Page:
Peter Suedfeld's Holocaust Research
Peter Suedfeld's Holocaust research is divided into two primary categories: The analysis of Holocaust survivor video interviews, partly in collaboration with Dr. Robert Krell from the Department of Psychiatry (Archival research); and the collection and analysis of questionnaires given to participants at Holocaust survivor reunions (Questionnaire research). The research analyzes such variables as the survivors' assumptions about the world and their control over it, their general life satisfaction, their achievement motivation, and their attributional styles. In addition, questions are addressed examining the impact of the Holocaust on the participants' subsequent lives, and on their current opinions on issues such as politics and religion. The interviews are usually content analyzed, whereas the questionnaires allow more in-depth analyses such as the measurement of intellectual style to see what, if any, effect the Holocaust may have had on survivors' modes of thought (e.g., decision making).
One important recurring finding in these studies supports Suedfeld's general philosophy that human beings are far more resilient than is typically believed. Contrary to widespread misconceptions, Suedfeld's research shows that survivors on the whole have adapted very well in terms of mental health, family and social relations, occupational success, and contributions to society as a whole. These findings are typified by, but not exclusive to, the following publications:
Suedfeld, P. (2002) Life after the ashes: The postwar pain, and resilience, of young Holocaust survivors. United States Holocaust Memorial Museum: Center for Advanced Studies (pp. 1-24). Washington, D. C.
Suedfeld, P. (Ed.) (2001). Light from the ashes: Social science careers of young Holocaust refugees and survivors. Ann Arbor: University of Michigan Press.
Suedfeld, P. (1997). Reactions to societal trauma: Distress and/or Eustress. Political Psychology, 18, 849-861.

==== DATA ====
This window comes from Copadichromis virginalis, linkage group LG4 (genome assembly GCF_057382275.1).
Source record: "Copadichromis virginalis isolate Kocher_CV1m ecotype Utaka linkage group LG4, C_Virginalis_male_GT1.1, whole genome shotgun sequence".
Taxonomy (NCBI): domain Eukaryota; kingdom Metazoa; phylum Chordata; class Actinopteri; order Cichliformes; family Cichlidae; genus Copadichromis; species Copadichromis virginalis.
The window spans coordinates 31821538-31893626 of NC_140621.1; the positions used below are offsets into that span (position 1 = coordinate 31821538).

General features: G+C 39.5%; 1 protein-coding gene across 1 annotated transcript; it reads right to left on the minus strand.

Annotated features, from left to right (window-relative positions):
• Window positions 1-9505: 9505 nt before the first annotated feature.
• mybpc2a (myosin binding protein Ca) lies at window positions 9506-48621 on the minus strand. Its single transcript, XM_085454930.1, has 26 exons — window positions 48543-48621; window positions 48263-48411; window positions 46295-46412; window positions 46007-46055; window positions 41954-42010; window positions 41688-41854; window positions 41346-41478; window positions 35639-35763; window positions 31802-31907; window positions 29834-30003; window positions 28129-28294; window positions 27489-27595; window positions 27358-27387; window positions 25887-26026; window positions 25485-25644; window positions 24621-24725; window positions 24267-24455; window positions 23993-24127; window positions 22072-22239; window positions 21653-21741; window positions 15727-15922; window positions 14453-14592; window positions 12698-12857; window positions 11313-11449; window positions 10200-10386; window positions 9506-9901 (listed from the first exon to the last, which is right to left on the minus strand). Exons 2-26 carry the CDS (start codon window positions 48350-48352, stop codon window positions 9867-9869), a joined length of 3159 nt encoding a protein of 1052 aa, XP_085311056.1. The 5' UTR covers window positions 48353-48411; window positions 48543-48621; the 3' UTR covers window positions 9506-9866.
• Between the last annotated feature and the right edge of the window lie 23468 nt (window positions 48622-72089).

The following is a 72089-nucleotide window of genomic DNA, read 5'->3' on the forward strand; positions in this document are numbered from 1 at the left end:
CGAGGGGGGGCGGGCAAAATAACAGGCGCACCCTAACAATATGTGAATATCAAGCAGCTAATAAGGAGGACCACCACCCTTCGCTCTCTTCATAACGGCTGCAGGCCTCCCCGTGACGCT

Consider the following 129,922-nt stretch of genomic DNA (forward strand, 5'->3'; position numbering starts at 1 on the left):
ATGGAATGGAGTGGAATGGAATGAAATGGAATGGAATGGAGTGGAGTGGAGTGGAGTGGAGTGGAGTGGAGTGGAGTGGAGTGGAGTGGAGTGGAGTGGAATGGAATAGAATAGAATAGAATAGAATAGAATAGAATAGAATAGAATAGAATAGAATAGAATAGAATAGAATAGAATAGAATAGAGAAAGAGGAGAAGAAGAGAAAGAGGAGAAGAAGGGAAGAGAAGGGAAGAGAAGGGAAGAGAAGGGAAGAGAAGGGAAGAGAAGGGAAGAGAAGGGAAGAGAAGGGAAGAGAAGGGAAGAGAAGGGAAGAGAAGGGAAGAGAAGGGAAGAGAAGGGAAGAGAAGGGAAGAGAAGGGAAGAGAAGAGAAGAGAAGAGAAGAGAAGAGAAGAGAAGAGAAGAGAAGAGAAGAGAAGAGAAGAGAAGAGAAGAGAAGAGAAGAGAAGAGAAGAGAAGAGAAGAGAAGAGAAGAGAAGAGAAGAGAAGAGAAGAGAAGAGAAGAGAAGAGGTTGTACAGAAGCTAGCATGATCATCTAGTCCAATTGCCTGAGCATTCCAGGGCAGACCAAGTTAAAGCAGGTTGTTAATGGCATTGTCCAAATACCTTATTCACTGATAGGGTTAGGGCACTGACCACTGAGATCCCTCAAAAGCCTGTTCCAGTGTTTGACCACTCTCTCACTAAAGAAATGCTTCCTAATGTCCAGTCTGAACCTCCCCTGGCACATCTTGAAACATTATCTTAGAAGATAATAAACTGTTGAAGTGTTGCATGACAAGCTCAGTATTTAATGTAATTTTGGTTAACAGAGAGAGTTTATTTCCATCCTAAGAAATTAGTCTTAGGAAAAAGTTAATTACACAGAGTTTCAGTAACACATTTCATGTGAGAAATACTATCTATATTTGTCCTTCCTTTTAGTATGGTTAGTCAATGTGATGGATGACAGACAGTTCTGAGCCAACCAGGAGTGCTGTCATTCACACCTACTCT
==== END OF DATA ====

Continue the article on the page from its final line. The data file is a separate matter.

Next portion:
Suedfeld, P., Krell, R., Wiebe, R., & Steel, G. D. (1997). Coping strategies in the narratives of Holocaust survivors. Anxiety, Stress & Coping, 10, 153-179.
- Attributional Style of Holocaust Survivors
- Attributional style is just one of many psychological variables that have been addressed in Suedfeld's past and present Holocaust survivor questionnaire studies. In general, these studies examine whether having survived the Holocaust has long-lasting effects on attributional style, coping strategies, affiliation, self and social definition, etc. In the specific case of attributional style, this past study examined survivors' rationalizations of the causes of post-Holocaust life events. Some of this research has been done using the videotaped interview (archival) data as well (see the CAVE research description below).
- Perceptions of Ethnopolitical Conflict
- Still in the planning stage, this project may involve one or more studies, using scenarios (role-playing) dealing with conflict, prejudice, persecution, genocide, ethnic cleansing, and civil war within nations that contain several ethnic/religious/language groups. The current plan is to look at the variables that people consider relevant in the avoidance or occurrence, course, and termination of violent or nonviolent confrontations, the role of governments in escalating or defusing conflict, the role of third-party intervention (e.g., by the UN), etc.
- Erikson's Stages of Psychosocial Development
- Though already completed, this study is a good example of the type of archival research that is conducted in Suedfeld's laboratory. Newly-recorded video interviews with 30 survivors and 10 reliability videos were scored for Erik Erikson's 8 stages of psychosocial development. The goal was to assess whether or not survivors successfully dealt with the eight stages. Survivors were divided into three groups by age: Child, Adolescent, and Adult, with analyses conducted to see if they had different ways of dealing with the 8 stages.
- Content Analysis of Verbatim Explanations: CAVE
- Also newly completed, this study scored the Holocaust survivor interview tapes for survivors' attributional styles. That is, how survivors explain the causes of certain events that they mention during the tapes. For more information about CAVE, see the work of Dr. Martin Seligman, the creator of the scoring system.
- Holocaust Rescuers
- This study is designed to look at different psychological aspects of people who rescued or hid Jewish people during the Holocaust.
- Women's Narratives
- This study looks at five different psychological aspects of women who have lived through tumultuous and dangerous times (e.g., women Holocaust survivors, women slaves, women during wartime, etc.). The study examines integrative complexity, attributional style, motive imagery, self and social definition, and psychological stances toward the environment. Other variables may be incorporated as the research progresses.
Last updated: Monday, June 7, 2004
Follow this link to see a complete list of Dr. Suedfeld's relevant publications on this topic.
For general information on the Holocaust, please visit the links page.
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About this web-site
This web-site describes the research and other achievements of Dr. Peter Suedfeld, Professor Emeritus in the Department of Psychology at the University of British Columbia.
This page describes Dr. Suedfeld's Holocaust research. The rest of the site is organized under the following topic headings:
Other research topics: